How do I practice 1 John 1:9?

If we confess our sins, he is faithful and just and will forgive us our sins and purify us from all unrighteousness (1 John 1:9).

I know how Catholics interpret this verse (going to confession) but I'm confused how other branches of Christianity practice 1 John 1:9

18 Answers

  • 1 decade ago
    Best Answer

    My path believes that confession of one's sins is only part of the answer in seeking forgiveness.

    Recognizing one's faults (okay, sins).

    Feeling remorse for having committed them.

    Desiring to be rid of them (and the guilt that having committed them carries)

    Confessing them to God and those whom you have offended (if possible).

    *Restitution (where possible) of that you have taken

    If the sins are of a serious enough nature, confessing them to a religious authority and where applicable to secular authority (where you broke the law).

    Accepting whatever "punishment" is dictated to absolve the sin (prison, being denied fellowship, etc.)

    Determining never to commit the sin again.

    Forgiving yourself.

    *In some instances, it is impossible to make restitution. In those cases one must lean on the Savior for mercy and accept him as your personal savior.

    Obviously, any transgression or act that brings hurt or harm to another must be considered to be a "sin" against that person. It may be nothing more than an unkind word spoken in anger. As such, involving authorities (ecclesiastical and secular) are not important, only making things right between you and the person you have hurt.

    My path follows this practice.

  • 1 decade ago

    Confessing your sins is nothing more than recognizing your action as sinful and admitting this to God and asking Him to take that sin away and keep you from doing it again. You don't need a priest to do this, you just need to be honest with yourself and God. If you are honestly repentant of your sin, God will forgive you. This goes hand-in-hand with the verse that tells us we will be forgiven by the same measure we use to forgive others. If your heart is right with God, it will be easy. If not, you'll be looking for excuses for things you know inside are sinful, and your pride will get in the way of forgiveness.

  • 1 decade ago

    John 11:35

  • 1 decade ago

    As you said, you know how Catholics interpret this verse. You have to go into a booth with a priest and say "Bless me Father for I have sinned....." In the New Catholic Edition of the Bible, Matthew 23:9 says "And call no one on earth you father, for one is your Father, who is in heaven." Hypocritical? You decide.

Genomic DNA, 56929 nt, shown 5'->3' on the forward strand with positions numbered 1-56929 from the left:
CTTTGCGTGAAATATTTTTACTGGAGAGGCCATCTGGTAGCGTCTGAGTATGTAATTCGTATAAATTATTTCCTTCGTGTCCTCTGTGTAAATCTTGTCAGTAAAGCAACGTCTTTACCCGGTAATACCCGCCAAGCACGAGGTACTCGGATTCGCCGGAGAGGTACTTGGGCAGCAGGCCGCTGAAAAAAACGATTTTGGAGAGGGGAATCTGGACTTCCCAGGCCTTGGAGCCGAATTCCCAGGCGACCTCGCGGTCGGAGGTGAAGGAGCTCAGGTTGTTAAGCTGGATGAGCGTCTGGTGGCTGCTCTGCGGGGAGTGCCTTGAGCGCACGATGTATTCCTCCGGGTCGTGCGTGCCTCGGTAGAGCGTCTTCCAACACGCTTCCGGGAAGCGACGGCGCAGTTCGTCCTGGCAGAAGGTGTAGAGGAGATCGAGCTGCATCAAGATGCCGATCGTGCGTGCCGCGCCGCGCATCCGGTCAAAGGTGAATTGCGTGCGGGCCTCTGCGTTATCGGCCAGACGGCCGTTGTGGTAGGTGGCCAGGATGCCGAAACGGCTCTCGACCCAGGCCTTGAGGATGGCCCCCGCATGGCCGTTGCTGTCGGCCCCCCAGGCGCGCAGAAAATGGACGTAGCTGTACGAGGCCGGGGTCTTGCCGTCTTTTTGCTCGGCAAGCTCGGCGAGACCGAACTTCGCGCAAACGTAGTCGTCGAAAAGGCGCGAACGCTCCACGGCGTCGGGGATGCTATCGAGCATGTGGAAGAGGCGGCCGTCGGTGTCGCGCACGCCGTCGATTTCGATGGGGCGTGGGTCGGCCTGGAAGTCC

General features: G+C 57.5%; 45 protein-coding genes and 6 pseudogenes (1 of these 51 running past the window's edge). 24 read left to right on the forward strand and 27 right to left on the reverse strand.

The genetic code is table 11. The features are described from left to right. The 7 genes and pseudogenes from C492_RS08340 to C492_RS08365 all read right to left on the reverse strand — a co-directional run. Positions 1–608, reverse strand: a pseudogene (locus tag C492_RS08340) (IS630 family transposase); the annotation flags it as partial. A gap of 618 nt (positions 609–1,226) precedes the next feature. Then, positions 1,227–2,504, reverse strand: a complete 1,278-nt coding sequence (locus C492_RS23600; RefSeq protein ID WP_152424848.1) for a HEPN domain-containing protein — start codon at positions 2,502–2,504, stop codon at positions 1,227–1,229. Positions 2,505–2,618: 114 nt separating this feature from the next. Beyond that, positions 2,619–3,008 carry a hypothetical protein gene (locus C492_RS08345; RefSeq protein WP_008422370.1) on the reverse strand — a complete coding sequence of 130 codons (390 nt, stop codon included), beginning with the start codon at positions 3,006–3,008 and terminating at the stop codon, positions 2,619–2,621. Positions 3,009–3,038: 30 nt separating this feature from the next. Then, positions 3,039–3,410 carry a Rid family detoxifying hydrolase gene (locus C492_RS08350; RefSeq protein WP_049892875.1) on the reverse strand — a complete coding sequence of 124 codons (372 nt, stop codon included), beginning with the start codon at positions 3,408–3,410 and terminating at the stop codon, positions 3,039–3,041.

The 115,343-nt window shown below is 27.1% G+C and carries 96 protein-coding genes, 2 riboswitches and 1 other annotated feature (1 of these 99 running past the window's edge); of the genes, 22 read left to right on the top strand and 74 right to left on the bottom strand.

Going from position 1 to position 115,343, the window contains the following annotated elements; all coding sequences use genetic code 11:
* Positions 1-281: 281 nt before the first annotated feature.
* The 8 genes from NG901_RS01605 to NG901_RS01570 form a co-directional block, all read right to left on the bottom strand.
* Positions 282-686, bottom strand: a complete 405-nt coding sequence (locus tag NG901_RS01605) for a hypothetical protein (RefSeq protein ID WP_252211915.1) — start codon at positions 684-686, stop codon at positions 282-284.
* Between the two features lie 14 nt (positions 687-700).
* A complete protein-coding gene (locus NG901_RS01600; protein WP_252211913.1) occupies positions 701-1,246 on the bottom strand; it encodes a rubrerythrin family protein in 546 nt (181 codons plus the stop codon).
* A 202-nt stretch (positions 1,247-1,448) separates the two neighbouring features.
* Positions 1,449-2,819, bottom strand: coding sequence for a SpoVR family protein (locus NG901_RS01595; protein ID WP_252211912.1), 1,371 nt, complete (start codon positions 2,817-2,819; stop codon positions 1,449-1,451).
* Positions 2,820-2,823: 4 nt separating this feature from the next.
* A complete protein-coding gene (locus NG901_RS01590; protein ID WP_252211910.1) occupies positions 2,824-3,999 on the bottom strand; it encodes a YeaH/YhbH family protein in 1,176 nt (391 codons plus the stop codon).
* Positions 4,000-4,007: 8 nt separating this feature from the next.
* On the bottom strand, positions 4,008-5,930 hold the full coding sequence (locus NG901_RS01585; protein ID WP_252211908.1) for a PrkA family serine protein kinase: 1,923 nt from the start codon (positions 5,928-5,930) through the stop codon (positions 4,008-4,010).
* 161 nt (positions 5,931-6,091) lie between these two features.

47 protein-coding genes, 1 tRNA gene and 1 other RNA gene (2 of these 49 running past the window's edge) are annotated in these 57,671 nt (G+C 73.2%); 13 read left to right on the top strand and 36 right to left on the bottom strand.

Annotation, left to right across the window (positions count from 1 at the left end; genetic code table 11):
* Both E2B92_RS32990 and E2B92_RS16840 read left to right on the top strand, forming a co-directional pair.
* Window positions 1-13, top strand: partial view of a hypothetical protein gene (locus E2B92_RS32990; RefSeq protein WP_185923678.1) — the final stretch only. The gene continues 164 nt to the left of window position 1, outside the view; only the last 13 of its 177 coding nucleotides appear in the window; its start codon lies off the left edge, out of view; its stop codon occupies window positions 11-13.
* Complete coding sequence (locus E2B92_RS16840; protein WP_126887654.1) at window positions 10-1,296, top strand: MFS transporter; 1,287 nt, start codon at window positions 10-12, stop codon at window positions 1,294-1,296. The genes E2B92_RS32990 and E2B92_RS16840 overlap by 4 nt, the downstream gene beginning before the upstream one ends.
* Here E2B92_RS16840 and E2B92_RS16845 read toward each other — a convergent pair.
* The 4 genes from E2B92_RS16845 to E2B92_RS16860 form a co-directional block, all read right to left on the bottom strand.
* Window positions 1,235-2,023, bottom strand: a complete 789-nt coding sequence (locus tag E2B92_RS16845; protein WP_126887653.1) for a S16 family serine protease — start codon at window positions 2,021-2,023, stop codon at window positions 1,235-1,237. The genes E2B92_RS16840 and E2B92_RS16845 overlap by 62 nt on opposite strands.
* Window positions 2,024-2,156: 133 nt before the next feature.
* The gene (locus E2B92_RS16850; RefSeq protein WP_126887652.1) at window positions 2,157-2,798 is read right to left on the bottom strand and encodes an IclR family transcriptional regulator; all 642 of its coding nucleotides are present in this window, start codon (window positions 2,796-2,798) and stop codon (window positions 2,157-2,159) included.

Most people are familiar with the Lord's Prayer, or Our Father, found in Matthew 6. Part of that prayer is for forgiveness of sins. In the verses just before that prayer, Jesus says to go into your private room and pray to your father in secret.

    Having said that, James 5:14-16 brings out that one who is spiritually sick can call the older (or mature) men in the congregation to pray over him, and the prayer of faith will make the sick one well. This verse also encourages us to openly confess our sins to one another and pray for one another.

    Now, the trick is to find an organization that actually adheres to Christ's teachings regarding the confession of our sins.

    One last thought: Proverbs 28:13 - "He that is covering over his transgressions will not succeed, but he that is confessing and leaving them will be shown mercy" (depending on the translation you havem the wording my differ, but the idea will be the same.)

    Hope this helps!

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  • 1 decade ago

    Confess your sins to Jesus Christ and turn from them. This is also known as repentence. Your life with God is like walking. If you do what God asks through His Word, read your Bible, pray, and give thanks (all of these things daily) you are taking a step toward God per each obedient act. If you sin, you are taking a step back. It is just as important to turn from your sin as it is confessing them. When you are continually seeking out God you will feel love, peace, joy, and a closeness to Him like never before, and it can always grow. Don't let satan tell you that you can only go so far. God bless your journey with Him.

    Source(s): My own experience.
  • 1 decade ago

    It simply means that you confess any wrong doing (either word or deed) when it actually happens. You repent immediately and asked God to help you not do it again. You will be forgiven the minute you confess that sin. You can confess your sin(s) to Father God anytime, anyplace, anywhere. in Jesus name.

  • 1 decade ago

    Non-Catholics would practice it in the same way as the Catholics without the middle man (we don't need to go to a confessional to talk to God and ask for forgiveness).

  • 1 decade ago

    even as a catholic, i believe we can go directly to god. confession is a convenience. we get feedback from a priest, and advice on how to avoid sin. but awareness is very essential. you must want to change your behavior. sometimes this only happens when we have external consequences. but asking for god's forgiveness is all that is necessary.

    as long as it is heartfelt and genuine.

  • Anonymous
    1 decade ago

    Since Jesus taught us in His sermon on the mount to pray to the Father (the Lord's Prayer) then we should confess our sins to God as well.

  • 1 decade ago

    when jesus died on the cross he bridged the gap between us and God. we no longer need an intercessor. its between us and God the father. we confess to Him our sins. If we have already invited Christ as our personal savior then God wipes our sins out of the Book of Sins with the blood and it is covered and remembered no more. He listens to us when we pray. a priest committs sins just like all of us and is no more fit to pray for us than anyone else. (No offense)

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